The means for producing the vertical marker line 11, whose position with respect to the bug represents the difference between the lateral position which the craft is supposed to occupy during its approach relative to the landing point and the position it actually occupies, are conventional and are used, e.g. in the Bendix Flight Di- 6 rector, for the mechanical movement of a vertical bar. The output of these means may also be applied to the automatic pilot in order to obtain a completely automatic landing system.

The programming has been described for executing a landing. If desired, an appropriate program can be provided for purposes of facilitating a vertical take-off.

The storage unit can be modified in any suitable manner. For example, the cam discs, instead of being mechanically coupled to the potentiometers can be scanned optically, or, if made of metal, inductively or capacitatively. Alternatively, the storage unit can be constituted by electric means exclusively, e.g., resistance networks which are electronically gated. If the computer 25 is a digitally ope-rating compute-r, any suitable type of digital storage units can be used. The use of digitally operating storage units facilitates the formation of the difference values.

The storage means described above are so arranged as to allow any one of a number of different programs to be followed. This is an important practical feature inasmuch as it allows different terrain and different tactical problems to be taken into consideration. If desired, the system may be so arranged that the change-over of the program selector switches 43, 44, are actuatable either by the pilot or, via remote control, from the ground station.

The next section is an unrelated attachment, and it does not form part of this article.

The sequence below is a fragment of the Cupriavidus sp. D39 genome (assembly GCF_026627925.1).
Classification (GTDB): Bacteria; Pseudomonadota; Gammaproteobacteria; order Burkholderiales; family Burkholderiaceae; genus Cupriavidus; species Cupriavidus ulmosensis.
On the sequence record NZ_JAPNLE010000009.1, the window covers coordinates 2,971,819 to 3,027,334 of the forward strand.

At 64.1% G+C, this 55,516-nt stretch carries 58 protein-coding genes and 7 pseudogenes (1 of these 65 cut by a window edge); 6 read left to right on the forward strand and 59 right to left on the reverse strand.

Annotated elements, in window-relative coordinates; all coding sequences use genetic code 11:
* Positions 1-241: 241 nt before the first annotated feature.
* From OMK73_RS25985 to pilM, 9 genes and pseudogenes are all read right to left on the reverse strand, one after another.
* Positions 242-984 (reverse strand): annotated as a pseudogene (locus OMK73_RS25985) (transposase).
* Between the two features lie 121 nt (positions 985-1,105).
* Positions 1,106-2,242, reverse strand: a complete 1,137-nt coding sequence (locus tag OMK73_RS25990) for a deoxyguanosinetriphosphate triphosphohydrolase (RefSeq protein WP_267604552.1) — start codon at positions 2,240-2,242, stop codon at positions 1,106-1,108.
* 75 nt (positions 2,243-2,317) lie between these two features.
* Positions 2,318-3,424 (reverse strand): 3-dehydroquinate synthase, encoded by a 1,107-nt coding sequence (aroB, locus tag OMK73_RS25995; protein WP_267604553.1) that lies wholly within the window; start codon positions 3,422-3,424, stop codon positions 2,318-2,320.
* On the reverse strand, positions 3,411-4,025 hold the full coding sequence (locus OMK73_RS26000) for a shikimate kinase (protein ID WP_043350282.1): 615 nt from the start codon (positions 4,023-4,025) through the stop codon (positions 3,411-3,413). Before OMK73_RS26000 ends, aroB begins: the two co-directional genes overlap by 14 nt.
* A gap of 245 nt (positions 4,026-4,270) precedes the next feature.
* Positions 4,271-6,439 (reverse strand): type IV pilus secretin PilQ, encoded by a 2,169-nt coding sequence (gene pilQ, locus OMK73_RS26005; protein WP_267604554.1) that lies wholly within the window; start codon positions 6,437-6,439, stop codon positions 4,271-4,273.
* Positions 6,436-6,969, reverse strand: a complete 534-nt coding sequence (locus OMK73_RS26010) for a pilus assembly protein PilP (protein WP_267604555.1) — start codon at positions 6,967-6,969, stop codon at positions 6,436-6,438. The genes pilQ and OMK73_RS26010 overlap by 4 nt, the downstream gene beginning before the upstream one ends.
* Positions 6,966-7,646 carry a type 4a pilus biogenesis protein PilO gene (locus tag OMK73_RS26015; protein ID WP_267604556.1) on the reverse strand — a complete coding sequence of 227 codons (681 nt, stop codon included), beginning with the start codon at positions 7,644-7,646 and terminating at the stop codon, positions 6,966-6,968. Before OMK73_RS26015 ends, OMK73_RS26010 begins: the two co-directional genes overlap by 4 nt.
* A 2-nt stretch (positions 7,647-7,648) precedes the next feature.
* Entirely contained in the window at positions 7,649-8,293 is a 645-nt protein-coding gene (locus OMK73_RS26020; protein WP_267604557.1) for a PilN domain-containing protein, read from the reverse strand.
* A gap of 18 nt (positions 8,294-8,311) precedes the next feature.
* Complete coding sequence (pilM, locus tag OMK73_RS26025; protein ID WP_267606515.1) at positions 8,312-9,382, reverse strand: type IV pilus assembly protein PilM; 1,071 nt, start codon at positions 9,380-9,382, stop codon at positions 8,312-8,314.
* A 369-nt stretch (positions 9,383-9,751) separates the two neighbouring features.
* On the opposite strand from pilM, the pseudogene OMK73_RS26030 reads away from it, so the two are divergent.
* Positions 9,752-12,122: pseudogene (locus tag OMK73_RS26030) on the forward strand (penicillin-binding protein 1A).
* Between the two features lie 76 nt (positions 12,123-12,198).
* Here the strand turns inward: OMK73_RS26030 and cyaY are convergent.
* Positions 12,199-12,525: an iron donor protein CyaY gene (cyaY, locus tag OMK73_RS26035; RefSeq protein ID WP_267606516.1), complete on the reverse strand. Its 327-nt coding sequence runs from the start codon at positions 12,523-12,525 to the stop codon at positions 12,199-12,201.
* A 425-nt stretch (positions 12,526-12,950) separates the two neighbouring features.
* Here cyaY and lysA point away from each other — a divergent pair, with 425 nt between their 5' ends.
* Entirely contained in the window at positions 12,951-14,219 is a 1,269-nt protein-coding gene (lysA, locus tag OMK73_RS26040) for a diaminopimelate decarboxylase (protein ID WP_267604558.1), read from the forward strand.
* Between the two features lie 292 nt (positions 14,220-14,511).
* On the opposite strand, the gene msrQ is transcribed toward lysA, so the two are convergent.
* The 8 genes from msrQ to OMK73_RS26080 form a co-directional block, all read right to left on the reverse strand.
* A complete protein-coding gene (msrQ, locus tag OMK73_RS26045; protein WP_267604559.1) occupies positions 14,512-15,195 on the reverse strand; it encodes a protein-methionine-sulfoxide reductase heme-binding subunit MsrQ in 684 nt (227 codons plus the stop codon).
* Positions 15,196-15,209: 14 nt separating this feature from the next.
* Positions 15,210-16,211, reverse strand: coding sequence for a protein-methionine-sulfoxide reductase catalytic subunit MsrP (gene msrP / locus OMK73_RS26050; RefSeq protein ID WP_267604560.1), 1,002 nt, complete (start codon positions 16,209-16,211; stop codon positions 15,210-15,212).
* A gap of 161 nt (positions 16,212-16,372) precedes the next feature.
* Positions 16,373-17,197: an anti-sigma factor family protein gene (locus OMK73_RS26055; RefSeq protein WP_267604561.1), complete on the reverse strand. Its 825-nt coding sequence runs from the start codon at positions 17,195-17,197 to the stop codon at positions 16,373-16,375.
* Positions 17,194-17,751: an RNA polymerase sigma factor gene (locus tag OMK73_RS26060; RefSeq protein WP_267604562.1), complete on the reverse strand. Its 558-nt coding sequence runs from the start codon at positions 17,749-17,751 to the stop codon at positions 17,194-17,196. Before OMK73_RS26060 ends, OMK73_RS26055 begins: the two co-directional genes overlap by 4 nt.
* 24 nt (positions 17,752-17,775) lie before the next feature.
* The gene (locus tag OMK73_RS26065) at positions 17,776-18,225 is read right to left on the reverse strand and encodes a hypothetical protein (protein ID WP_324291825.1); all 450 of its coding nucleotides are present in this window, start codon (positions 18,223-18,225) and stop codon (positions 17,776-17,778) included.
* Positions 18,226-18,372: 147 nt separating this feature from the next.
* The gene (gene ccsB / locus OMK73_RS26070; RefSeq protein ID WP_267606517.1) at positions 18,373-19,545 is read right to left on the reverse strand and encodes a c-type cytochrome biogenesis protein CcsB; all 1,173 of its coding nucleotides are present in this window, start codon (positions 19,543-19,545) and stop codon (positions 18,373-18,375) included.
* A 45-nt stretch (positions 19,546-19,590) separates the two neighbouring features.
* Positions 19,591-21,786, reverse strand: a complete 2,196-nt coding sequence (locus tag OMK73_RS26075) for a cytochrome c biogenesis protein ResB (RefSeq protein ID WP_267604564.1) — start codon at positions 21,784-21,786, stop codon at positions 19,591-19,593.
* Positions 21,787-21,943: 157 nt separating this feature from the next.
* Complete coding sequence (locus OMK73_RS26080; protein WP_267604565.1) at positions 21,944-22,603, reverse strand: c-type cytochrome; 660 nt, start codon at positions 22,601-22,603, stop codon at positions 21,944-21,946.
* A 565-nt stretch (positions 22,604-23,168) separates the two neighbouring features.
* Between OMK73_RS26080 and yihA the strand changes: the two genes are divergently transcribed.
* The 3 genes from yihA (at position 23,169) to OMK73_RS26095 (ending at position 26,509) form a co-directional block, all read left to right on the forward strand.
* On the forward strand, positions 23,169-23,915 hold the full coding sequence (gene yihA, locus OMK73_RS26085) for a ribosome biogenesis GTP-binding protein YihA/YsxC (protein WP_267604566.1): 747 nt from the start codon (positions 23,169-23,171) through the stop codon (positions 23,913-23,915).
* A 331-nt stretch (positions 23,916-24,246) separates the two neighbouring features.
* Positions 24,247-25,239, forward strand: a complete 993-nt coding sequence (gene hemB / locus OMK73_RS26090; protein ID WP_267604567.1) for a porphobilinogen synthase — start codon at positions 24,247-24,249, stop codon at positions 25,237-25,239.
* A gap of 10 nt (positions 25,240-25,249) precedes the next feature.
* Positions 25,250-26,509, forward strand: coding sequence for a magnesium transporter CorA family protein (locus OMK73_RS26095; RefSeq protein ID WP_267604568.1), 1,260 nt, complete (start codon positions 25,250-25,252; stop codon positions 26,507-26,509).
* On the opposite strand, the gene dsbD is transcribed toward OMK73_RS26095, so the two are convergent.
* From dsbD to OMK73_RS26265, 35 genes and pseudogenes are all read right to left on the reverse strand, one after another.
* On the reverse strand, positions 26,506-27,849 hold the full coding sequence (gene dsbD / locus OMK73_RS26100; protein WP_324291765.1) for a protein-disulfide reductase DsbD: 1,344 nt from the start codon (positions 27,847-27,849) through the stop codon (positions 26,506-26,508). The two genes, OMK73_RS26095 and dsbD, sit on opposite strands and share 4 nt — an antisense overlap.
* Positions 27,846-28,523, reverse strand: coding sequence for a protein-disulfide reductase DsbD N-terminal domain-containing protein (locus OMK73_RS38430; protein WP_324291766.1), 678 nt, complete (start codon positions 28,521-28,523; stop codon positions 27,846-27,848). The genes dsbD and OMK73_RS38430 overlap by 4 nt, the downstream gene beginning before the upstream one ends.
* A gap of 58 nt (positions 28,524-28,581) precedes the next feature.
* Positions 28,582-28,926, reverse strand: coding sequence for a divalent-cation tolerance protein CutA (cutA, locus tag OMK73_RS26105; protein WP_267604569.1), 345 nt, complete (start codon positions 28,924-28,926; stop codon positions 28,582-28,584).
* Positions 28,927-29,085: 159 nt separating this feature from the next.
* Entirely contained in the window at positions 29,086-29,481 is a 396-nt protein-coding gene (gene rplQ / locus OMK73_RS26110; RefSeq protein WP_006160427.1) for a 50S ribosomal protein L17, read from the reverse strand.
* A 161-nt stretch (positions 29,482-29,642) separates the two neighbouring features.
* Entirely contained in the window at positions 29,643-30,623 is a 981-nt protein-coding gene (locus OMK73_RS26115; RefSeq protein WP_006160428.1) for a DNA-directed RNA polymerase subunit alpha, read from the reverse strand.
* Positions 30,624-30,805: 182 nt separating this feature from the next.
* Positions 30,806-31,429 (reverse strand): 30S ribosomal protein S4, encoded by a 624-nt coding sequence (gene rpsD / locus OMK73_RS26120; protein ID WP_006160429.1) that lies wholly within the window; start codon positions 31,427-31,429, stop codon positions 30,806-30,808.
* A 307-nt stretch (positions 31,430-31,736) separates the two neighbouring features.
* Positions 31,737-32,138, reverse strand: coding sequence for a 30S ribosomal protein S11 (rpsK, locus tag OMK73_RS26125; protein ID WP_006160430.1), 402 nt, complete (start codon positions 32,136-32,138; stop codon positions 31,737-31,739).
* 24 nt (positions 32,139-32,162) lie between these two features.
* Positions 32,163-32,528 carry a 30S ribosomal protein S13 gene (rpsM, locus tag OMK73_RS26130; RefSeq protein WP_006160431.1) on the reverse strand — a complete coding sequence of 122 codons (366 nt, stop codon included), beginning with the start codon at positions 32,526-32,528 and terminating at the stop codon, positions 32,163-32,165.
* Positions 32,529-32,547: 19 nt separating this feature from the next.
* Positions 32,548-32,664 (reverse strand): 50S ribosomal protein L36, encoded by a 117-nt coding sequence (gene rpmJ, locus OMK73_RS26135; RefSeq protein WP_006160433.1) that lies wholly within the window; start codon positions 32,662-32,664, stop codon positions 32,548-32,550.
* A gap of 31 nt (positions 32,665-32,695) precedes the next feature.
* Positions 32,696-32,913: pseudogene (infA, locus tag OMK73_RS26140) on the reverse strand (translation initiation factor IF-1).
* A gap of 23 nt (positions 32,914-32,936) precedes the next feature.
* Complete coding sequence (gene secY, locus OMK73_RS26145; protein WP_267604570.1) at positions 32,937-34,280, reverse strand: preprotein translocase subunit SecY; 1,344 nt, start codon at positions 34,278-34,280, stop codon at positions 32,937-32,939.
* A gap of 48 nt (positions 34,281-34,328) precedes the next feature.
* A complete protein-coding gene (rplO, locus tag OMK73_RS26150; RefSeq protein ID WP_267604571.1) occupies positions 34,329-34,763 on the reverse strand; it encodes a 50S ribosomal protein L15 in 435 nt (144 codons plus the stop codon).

The precise profile of the altitude and speed programs will depend, in addition to the above factors, on the particular characteristics of the aircraft, e.g., its weight, its aerodynamic characteristics, and the like.

As set forth above, the system should, for practical purposes, be such that it allows the craft to approach the touchdown point from any direction. This means that the craft will, before it can commence its letdown, have to determine its own position, and according to a further feature of the present invention, therefore, the position of the craft in space, i.e., its x, y, Z, coordinates, is determined continuously prior to the landing, in any suitable manner. The measured altitude and azimuth values are compared to programmed, i.e., predetermined altitude and azimuth values, thereby to form correction signals which are a function of distance, which signals are brought down to zero by maneuvering the aircraft in the requisite manner.

If an appropriate indication of the position of the craft is made available to the pilot, he can approach the touchdown point from any direction and enter into the transition phase irrespective of the direction from which he approaches the touch-down point.